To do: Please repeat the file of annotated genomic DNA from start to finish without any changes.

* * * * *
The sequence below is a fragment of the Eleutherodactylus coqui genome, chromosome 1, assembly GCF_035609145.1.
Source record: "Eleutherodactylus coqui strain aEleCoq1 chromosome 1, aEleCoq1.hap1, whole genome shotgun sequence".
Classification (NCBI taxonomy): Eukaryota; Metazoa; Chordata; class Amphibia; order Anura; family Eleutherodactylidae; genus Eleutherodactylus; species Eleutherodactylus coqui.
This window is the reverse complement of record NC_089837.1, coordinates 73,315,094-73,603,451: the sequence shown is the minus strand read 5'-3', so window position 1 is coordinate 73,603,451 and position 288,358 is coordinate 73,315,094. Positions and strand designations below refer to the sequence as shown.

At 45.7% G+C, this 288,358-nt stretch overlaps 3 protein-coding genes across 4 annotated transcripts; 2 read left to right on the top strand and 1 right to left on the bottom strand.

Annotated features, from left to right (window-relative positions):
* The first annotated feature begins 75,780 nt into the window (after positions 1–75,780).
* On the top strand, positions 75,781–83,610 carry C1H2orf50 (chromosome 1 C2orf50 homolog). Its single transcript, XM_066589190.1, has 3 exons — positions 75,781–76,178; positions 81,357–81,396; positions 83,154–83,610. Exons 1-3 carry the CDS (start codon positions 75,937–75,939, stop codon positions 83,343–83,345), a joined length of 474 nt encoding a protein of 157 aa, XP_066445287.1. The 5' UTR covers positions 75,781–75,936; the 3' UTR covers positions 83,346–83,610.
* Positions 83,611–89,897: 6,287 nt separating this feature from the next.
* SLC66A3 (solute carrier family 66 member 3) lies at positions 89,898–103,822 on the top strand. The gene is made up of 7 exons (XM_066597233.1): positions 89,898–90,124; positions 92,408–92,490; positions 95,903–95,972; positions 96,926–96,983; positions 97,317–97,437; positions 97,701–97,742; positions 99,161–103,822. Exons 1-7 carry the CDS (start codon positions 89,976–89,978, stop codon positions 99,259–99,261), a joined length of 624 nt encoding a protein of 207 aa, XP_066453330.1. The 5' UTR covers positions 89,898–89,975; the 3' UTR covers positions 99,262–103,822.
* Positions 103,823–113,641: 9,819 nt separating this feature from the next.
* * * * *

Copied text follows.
The sequence below is a fragment of the Eleutherodactylus coqui genome, chromosome 1, assembly GCF_035609145.1.
Source record: "Eleutherodactylus coqui strain aEleCoq1 chromosome 1, aEleCoq1.hap1, whole genome shotgun sequence".
Classification (NCBI taxonomy): Eukaryota; Metazoa; Chordata; class Amphibia; order Anura; family Eleutherodactylidae; genus Eleutherodactylus; species Eleutherodactylus coqui.
This window is the reverse complement of record NC_089837.1, coordinates 73,315,094-73,603,451: the sequence shown is the minus strand read 5'-3', so window position 1 is coordinate 73,603,451 and position 288,358 is coordinate 73,315,094. Positions and strand designations below refer to the sequence as shown.

At 45.7% G+C, this 288,358-nt stretch overlaps 3 protein-coding genes across 4 annotated transcripts; 2 read left to right on the top strand and 1 right to left on the bottom strand.

Annotated features, from left to right (window-relative positions):
* The first annotated feature begins 75,780 nt into the window (after positions 1–75,780).
* On the top strand, positions 75,781–83,610 carry C1H2orf50 (chromosome 1 C2orf50 homolog). Its single transcript, XM_066589190.1, has 3 exons — positions 75,781–76,178; positions 81,357–81,396; positions 83,154–83,610. Exons 1-3 carry the CDS (start codon positions 75,937–75,939, stop codon positions 83,343–83,345), a joined length of 474 nt encoding a protein of 157 aa, XP_066445287.1. The 5' UTR covers positions 75,781–75,936; the 3' UTR covers positions 83,346–83,610.
* Positions 83,611–89,897: 6,287 nt separating this feature from the next.
* SLC66A3 (solute carrier family 66 member 3) lies at positions 89,898–103,822 on the top strand. The gene is made up of 7 exons (XM_066597233.1): positions 89,898–90,124; positions 92,408–92,490; positions 95,903–95,972; positions 96,926–96,983; positions 97,317–97,437; positions 97,701–97,742; positions 99,161–103,822. Exons 1-7 carry the CDS (start codon positions 89,976–89,978, stop codon positions 99,259–99,261), a joined length of 624 nt encoding a protein of 207 aa, XP_066453330.1. The 5' UTR covers positions 89,898–89,975; the 3' UTR covers positions 99,262–103,822.
* Positions 103,823–113,641: 9,819 nt separating this feature from the next.